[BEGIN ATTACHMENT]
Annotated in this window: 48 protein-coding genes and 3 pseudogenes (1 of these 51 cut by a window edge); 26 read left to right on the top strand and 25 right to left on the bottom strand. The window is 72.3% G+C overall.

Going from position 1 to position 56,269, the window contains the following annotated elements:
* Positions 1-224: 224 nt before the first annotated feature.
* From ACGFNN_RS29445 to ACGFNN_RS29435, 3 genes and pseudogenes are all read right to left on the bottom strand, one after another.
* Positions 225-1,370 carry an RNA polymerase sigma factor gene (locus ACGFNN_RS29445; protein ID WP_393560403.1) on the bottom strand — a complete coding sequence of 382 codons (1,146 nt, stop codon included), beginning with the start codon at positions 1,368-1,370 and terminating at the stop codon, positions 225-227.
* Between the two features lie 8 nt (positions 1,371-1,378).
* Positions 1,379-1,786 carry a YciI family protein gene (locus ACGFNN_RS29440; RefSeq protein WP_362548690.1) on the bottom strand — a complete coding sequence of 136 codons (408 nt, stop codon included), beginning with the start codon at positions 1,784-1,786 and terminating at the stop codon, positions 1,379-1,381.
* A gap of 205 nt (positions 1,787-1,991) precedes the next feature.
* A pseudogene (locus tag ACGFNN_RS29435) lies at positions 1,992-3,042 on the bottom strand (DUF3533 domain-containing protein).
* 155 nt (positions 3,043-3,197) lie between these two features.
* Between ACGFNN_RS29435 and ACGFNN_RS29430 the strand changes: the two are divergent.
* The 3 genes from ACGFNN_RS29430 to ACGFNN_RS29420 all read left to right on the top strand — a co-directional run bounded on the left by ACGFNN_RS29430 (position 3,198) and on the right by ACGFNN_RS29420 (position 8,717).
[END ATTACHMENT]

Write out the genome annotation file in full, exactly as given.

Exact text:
Annotated in this window: 48 protein-coding genes and 3 pseudogenes (1 of these 51 cut by a window edge); 26 read left to right on the top strand and 25 right to left on the bottom strand. The window is 72.3% G+C overall.

Going from position 1 to position 56,269, the window contains the following annotated elements:
* Positions 1-224: 224 nt before the first annotated feature.
* From ACGFNN_RS29445 to ACGFNN_RS29435, 3 genes and pseudogenes are all read right to left on the bottom strand, one after another.
* Positions 225-1,370 carry an RNA polymerase sigma factor gene (locus ACGFNN_RS29445; protein ID WP_393560403.1) on the bottom strand — a complete coding sequence of 382 codons (1,146 nt, stop codon included), beginning with the start codon at positions 1,368-1,370 and terminating at the stop codon, positions 225-227.
* Between the two features lie 8 nt (positions 1,371-1,378).
* Positions 1,379-1,786 carry a YciI family protein gene (locus ACGFNN_RS29440; RefSeq protein WP_362548690.1) on the bottom strand — a complete coding sequence of 136 codons (408 nt, stop codon included), beginning with the start codon at positions 1,784-1,786 and terminating at the stop codon, positions 1,379-1,381.
* A gap of 205 nt (positions 1,787-1,991) precedes the next feature.
* A pseudogene (locus tag ACGFNN_RS29435) lies at positions 1,992-3,042 on the bottom strand (DUF3533 domain-containing protein).
* 155 nt (positions 3,043-3,197) lie between these two features.
* Between ACGFNN_RS29435 and ACGFNN_RS29430 the strand changes: the two are divergent.
* The 3 genes from ACGFNN_RS29430 to ACGFNN_RS29420 all read left to right on the top strand — a co-directional run bounded on the left by ACGFNN_RS29430 (position 3,198) and on the right by ACGFNN_RS29420 (position 8,717).